Dumps on kernel panic

Tue, 4 Jul 1995 19:48:29 +0100 (BST)

> In message <m0sShc8-00013gC@iiit.swan.ac.uk>, iialan@iifeak.swan.ac.uk writes:
> >Marek Writes:
> >> I heard that some other systems actually do a crash dump to swap space.
> >> This might be useful, but of course we should be sure that we are writing
> >> in the right place... Maybe just check for swap-space signature first?
> >> A full memory dump might be very helpful in tracking down some problems.
> >
> >Often the swap data is also needed for the 'complete picture'. Also I have
> >heard enough horror stories of crash dumps from confused machines writing
> >to the wrong partition. At the point the machine crashes something is very
> >wrong. Drew discussed the ideas of a checksummed crash dumper in Germany,
> >that might be safe.
> I hashed out a rough design a while ago, but have been more concerned about
> other projects (non Linux). Now that I'm poking at Linux again,
> I'm more interested in avoiding crashes than making them useful :-)
> The problem :
> We want complete state information to go from RAM to
> some non-volatile storage media.
> The constraints we are working under :
> 1. If the system panic()'d, everything in RAM may be corrupted. So, to
> do a crash dump, we need to reinitialize all of the parts we are going
> to use.
> 2. Reinitializing destroys state information that we may want. It
> also gets nasty in a hurry - what if the memory management code
> screwed up and we can't dynamically allocate more space for the
> new copy of our code?
> Neat problem, isn't it?

There is another possibility I think which doesn't involve writing to the
disk at all from a damaged system. Forgive me if this has been suggested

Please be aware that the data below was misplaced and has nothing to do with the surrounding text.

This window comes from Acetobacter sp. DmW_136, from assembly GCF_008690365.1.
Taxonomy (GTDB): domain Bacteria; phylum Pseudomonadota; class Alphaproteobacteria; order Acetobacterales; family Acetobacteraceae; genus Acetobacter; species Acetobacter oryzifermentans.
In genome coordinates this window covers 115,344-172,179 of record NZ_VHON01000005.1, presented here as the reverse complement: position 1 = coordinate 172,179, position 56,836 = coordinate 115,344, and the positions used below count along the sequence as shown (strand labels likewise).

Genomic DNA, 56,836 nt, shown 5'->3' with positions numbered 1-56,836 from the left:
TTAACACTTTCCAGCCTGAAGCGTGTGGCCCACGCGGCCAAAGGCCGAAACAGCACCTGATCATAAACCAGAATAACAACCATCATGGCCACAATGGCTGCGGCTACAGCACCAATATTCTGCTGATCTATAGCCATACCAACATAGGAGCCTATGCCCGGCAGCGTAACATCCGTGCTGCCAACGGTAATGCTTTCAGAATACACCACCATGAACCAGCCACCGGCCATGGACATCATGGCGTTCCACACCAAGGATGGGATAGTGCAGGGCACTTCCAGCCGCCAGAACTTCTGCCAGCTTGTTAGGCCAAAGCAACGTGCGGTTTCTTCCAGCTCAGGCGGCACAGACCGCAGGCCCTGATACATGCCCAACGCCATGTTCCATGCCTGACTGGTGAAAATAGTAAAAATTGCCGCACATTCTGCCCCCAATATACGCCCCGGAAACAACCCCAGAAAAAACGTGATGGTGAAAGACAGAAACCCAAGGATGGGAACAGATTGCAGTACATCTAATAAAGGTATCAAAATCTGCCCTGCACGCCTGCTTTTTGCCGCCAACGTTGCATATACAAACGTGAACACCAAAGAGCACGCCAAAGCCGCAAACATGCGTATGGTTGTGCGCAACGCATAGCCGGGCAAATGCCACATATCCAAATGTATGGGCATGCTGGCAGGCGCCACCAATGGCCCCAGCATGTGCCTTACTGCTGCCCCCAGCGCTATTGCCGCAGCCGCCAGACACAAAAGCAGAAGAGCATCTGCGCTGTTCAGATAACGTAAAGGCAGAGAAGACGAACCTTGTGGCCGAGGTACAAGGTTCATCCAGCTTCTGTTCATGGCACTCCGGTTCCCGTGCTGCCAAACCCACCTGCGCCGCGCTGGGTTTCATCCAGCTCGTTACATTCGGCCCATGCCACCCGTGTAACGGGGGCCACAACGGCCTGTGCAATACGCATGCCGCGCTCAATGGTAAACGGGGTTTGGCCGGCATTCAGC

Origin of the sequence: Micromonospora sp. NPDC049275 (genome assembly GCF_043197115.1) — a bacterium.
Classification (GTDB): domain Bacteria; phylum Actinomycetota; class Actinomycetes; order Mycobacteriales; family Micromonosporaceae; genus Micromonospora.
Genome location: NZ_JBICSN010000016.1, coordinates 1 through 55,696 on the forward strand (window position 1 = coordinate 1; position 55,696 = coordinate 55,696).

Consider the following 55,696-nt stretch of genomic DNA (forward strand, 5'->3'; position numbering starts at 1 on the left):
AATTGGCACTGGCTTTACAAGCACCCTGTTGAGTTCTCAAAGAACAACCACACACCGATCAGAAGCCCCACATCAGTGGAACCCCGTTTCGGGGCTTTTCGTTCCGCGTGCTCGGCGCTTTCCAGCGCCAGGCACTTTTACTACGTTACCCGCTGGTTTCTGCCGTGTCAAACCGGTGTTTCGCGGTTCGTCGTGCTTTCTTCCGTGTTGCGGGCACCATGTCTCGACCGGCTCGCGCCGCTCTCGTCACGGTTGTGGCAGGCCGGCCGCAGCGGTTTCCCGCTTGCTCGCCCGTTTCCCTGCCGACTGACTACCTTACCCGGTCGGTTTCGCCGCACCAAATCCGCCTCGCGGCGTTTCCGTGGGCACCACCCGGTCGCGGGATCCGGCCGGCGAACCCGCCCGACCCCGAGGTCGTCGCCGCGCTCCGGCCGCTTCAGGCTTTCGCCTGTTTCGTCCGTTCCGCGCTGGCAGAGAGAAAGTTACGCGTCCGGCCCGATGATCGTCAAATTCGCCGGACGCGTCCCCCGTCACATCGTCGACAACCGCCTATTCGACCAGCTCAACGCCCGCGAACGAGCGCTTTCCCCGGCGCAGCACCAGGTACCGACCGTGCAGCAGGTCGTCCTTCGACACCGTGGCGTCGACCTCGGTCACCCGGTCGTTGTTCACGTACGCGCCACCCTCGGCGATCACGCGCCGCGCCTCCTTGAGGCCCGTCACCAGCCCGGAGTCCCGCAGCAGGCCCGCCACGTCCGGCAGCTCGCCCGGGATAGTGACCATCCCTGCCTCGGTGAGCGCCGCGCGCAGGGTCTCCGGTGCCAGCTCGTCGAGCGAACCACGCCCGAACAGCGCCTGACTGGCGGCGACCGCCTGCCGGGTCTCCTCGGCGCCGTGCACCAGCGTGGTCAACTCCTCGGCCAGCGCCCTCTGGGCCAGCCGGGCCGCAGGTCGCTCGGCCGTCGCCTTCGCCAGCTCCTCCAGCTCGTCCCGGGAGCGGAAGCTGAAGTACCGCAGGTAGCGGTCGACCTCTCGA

before, and forgive me twice if it has been suggested and decried.

On system boot, allocate a fixed number of physical pages for preserving
'important' data. Let's say 2Mb (yes, I propose this only as a configuration

Make panic() copy the bottom megabyte, plus the call stack, plus the
registers and everything else it currently dumps, into this area, and
then sets a magic number somewhere in the bottom megabyte. Also checksum
each meg of memory, and stick this somewhere.

Here's the not-very cunning bit: Most PC's when you press the reset button
do *not* clear memory. If they do, it's often the memory check that
does it and BIOS initialisation, which often only affects the bottom
megabyte, and even then not always that. If the PC memory checks above
1Mb (which is normally determined by some BIOS word being 4321 or 1234
or similar - all documented) then it will, admittedly, corrupt this
area, but we can prevent this by setting the word appropriately which
will fix us up the majority of case.

Now all we have to do is prevent LILO from destroying our valuable data
in its path. 'All' we have to do is ensure that the areas LILO attacks
were backed up to our safety area. Very early on in the kernel boot
sequence, (before the MM is inited), it sees (from the magic number)
that it is on a crash recovery boot, marks the appropriate areas in the
memory map as areas it can't use, and then comes up on an extremely
low memory system, which won't turn swapping on (so we don't corrupt swap

The first thing this does write the whole of the 'unusable' (i.e. valuable)
part of memory out to disk, and backup the swap partition. This gives you
a complete image of your entire system, except for the 2Mb or so you
reserved for backup purposes which hopefully won't contain anything useful.

Note you aren't getting memory for free - you are losing 2Mb of RAM. This
option tush isn't going to suit everyone, but it might be a useful debugging


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